Beena Khurana, director of MBA programs, accompanied President Jeffrey Armstrong in January to promote Cal Poly and Orfalea College of Business Graduate Programs to Indian Universities and students. They met with the director and faculty of Indian Institute of Technology (IIT) Delhi and the executive director and staff of the United States-India Education Foundation (USIEF) Delhi. Both directors were highly impressed with what Cal Poly has to offer. Associate Deans Sanjiv Jaggia and Kevin Lertwachara traveled to Delhi in March to follow up on the links forged by the president.
Khurana shares her perspective on traveling with President Armstrong and how the two experienced Indian culture together:
It’s not everyday one gets to travel with a relative stranger who is a university president.
In my mind, public figures tend to have IKEA personalities – flat, and largely two-dimensional. So when the opportunity to travel with President Armstrong to promote Cal Poly to Indian Universities and students arose, I wasn’t quite sure what the flat-pack would reveal.
From the first moment it was clear that President Armstrong is not an on-the-sidelines traveller. Upon checking into the hotel he promptly went and got a haircut and discovered one of the greatest joys of India. Haircuts you say? Yes haircuts. Why you ask? Well because they are accompanied with a head massage, ‘champi’. As he showed me his newly hand-trimmed hair, I couldn’t resist telling him that the English word for shampoo is actually derived from the Hindi word ‘champoo’ which describes the process of pressing and kneading the head in order to soothe and relieve stress.
At our first meal together he completely trusted me with selecting what we would eat. Upon ascertaining his constraints, I ordered gosht (lamb), whole moong dal (lentils, slow cooked and rustic) alloo gobi (potatoes and cauliflower) along with an assortment of roti (bread). He admired the ‘rumali’ roti; its thinness is legendary and its name literally means ‘handkerchief’. He ate heartily all the while enquiring about the flavors, seasoning, cooking methods and the etiquette of gift giving in India.
The man is without a doubt curious and open to experience. We finished on a signature North Indian dessert – kulfi falooda (Indian ice cream with rose flavored vermicelli). The dish arrived. The President took one look at the noodles and expressed surprise, while reaching for his spoon. He recognized the ‘push out of comfort zone’ moment but that didn’t stop him from embracing it. He ended up loving the dessert and ordering it on subsequent occasions, much to the delight of waiters. A traveller who knows and appreciates the local food is always welcome, especially so in India.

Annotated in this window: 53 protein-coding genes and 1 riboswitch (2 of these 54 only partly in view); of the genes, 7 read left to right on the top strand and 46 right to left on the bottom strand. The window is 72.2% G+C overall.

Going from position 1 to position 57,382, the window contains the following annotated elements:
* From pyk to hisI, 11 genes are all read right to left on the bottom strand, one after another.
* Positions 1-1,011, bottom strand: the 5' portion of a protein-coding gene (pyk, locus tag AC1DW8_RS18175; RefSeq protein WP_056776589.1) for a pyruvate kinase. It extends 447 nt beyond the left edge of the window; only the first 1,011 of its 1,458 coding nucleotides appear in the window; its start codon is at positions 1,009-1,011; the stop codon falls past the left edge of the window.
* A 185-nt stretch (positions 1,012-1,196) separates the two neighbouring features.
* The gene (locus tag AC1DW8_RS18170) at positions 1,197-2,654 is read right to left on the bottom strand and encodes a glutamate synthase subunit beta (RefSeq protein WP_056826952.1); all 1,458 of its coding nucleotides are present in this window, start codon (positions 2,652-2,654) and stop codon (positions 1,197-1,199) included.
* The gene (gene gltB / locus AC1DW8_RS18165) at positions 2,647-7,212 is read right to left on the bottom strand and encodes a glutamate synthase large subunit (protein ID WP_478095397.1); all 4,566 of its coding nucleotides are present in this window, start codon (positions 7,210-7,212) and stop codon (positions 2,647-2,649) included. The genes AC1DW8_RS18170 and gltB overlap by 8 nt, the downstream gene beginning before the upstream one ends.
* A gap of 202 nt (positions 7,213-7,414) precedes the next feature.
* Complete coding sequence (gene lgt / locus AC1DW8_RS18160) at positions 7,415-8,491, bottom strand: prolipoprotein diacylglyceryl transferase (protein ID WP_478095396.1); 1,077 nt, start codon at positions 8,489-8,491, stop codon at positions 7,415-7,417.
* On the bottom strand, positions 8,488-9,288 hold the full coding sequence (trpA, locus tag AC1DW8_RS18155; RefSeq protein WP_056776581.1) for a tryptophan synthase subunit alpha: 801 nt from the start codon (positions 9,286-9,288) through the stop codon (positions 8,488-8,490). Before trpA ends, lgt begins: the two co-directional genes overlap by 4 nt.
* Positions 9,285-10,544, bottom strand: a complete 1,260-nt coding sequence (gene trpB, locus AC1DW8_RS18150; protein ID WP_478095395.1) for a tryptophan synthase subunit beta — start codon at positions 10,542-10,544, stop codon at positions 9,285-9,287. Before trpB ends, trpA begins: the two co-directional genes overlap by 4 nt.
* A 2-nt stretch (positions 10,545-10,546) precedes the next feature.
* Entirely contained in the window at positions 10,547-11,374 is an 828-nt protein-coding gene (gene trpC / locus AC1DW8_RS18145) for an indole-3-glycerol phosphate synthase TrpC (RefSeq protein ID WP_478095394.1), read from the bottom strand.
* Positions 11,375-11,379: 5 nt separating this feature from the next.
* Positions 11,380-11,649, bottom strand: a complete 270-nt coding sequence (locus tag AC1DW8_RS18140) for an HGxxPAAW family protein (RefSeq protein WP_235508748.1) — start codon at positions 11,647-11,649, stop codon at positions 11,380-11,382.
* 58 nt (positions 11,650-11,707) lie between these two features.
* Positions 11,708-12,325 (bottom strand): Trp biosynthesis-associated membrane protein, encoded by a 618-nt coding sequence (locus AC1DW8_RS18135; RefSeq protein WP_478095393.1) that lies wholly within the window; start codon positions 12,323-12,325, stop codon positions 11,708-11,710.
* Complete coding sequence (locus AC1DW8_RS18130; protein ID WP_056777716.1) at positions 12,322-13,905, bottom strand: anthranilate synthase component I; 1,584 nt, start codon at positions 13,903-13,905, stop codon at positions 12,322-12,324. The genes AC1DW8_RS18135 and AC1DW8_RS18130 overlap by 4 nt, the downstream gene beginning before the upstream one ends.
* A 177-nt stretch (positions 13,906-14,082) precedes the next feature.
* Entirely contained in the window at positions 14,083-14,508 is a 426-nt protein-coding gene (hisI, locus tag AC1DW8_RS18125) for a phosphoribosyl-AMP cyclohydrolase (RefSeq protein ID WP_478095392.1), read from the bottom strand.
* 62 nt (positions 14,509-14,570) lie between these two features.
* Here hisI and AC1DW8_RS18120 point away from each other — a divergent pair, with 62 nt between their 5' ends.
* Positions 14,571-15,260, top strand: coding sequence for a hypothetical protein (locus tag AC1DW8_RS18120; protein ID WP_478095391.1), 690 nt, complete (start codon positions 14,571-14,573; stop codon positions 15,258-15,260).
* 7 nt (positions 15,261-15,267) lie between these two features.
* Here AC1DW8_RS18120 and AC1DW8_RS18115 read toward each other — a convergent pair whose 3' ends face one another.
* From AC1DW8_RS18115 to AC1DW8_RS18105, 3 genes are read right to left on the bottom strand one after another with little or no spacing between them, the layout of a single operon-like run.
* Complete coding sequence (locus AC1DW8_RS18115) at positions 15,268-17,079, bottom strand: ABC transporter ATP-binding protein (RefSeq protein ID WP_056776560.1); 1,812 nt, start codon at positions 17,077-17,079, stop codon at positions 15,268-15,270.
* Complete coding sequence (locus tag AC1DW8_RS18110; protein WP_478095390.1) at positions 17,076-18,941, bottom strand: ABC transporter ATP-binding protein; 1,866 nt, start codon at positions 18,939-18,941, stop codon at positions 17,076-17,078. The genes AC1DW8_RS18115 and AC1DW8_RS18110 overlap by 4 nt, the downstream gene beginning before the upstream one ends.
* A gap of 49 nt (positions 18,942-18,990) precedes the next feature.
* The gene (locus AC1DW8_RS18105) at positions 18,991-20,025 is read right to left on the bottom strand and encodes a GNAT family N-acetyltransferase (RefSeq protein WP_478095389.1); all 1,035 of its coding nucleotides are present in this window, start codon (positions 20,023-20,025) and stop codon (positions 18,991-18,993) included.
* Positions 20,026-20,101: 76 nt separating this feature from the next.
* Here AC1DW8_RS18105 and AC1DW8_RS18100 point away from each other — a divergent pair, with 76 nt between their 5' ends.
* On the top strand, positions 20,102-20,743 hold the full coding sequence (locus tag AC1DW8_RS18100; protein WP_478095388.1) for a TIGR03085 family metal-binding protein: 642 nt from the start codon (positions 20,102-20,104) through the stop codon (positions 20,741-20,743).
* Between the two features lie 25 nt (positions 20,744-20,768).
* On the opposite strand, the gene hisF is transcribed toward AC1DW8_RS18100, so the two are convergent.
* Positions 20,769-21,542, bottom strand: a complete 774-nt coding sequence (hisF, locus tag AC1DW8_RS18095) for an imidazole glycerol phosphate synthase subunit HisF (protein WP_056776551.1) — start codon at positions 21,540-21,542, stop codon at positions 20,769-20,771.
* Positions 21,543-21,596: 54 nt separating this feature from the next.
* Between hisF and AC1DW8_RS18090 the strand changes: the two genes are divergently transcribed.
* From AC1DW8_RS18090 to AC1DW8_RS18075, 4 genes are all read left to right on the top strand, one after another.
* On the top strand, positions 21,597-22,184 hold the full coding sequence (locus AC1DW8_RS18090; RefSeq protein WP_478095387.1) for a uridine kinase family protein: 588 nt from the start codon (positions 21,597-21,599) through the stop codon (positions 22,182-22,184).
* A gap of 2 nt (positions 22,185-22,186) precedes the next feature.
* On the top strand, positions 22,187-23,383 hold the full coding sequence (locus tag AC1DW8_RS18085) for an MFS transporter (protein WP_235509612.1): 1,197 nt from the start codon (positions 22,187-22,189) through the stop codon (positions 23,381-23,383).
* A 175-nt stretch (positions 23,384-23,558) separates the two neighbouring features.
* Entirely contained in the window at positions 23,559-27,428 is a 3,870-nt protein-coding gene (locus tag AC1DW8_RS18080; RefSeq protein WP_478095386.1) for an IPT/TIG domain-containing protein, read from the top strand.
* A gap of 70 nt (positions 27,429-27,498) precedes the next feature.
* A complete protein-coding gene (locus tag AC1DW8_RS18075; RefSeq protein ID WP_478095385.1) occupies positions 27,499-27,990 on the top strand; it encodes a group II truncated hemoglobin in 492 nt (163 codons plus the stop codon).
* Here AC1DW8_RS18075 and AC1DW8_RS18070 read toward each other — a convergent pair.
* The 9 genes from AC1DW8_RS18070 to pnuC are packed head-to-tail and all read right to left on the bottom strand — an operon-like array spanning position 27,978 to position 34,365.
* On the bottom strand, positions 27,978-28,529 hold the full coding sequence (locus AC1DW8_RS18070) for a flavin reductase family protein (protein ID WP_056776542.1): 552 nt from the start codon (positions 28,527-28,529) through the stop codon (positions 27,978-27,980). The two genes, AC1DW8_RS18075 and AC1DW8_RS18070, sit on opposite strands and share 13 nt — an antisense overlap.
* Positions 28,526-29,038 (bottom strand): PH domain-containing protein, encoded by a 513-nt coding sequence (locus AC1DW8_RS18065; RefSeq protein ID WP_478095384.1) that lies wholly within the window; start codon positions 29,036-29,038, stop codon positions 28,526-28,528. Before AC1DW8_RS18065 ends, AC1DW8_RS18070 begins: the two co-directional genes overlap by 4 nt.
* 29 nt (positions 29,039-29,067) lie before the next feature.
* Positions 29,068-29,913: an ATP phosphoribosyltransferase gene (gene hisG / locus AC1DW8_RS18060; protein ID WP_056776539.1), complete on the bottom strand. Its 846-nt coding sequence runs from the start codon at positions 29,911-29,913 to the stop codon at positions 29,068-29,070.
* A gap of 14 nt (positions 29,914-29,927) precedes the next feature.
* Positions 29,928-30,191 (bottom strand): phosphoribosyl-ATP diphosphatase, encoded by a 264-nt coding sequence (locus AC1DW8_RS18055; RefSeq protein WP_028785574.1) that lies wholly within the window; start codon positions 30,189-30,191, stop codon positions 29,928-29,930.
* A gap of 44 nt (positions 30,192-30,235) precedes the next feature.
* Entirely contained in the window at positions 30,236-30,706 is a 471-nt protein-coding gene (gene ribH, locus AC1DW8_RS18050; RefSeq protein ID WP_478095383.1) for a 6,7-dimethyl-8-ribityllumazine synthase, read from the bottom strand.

President Armstrong has a good phonological loop (aka ear). He picks up foreign words easily and quickly puts them to use. ‘Acha’ (which means: fine, good, yes, okay, alright), ‘namaste’ (hello, goodbye) and ‘shukria’ (thank you) were among the first additions. Hotel staff, doormen (there weren’t any women ushering us in and out of buildings) and drivers alike were charmed that he peppered conversations with Hindi words. My favorite outing with him was to Bangla Sahib, a gurudwara (temple) of the Sikh faith. When we visited the kitchen I introduced him to the concept of langar (kitchen, where food is prepared and served free of charge to anyone who stops by, regardless of who they are). Bangla Sahib feeds over 20,000 visitors daily. A couple of cooking stations in, and he had taken on board the essence of Sikhism – ‘seva’ (selfless service). So when the opportunity arose, he contributed by flipping rotis on a huge skillet. I now know that our President doesn’t simply talk about Cal Poly’s Learn by Doing philosophy.
And so it came to pass that I became acquainted with President Armstrong’s wellspring of cultural intelligence. Our world today is increasingly diverse. In the smorgasbord of individuals, organizations and nations that we deal with, some of us flourish more so than others. Initially such success was ascribed to a greater intelligence quotient (IQ) and then later to a combination of IQ and emotional intelligence (EQ). However there is a new kid on the block. It is an altogether different intelligence, one that underlies the ability to function effectively in culturally diverse situations – cultural intelligence (CQ). CQ represents the ability to grasp and reason correctly in situations characterized by cultural diversity. Individuals with high CQ are effective not only in facing cross-cultural challenges, but also, and perhaps more importantly, in perceiving and learning from cross-cultural opportunities.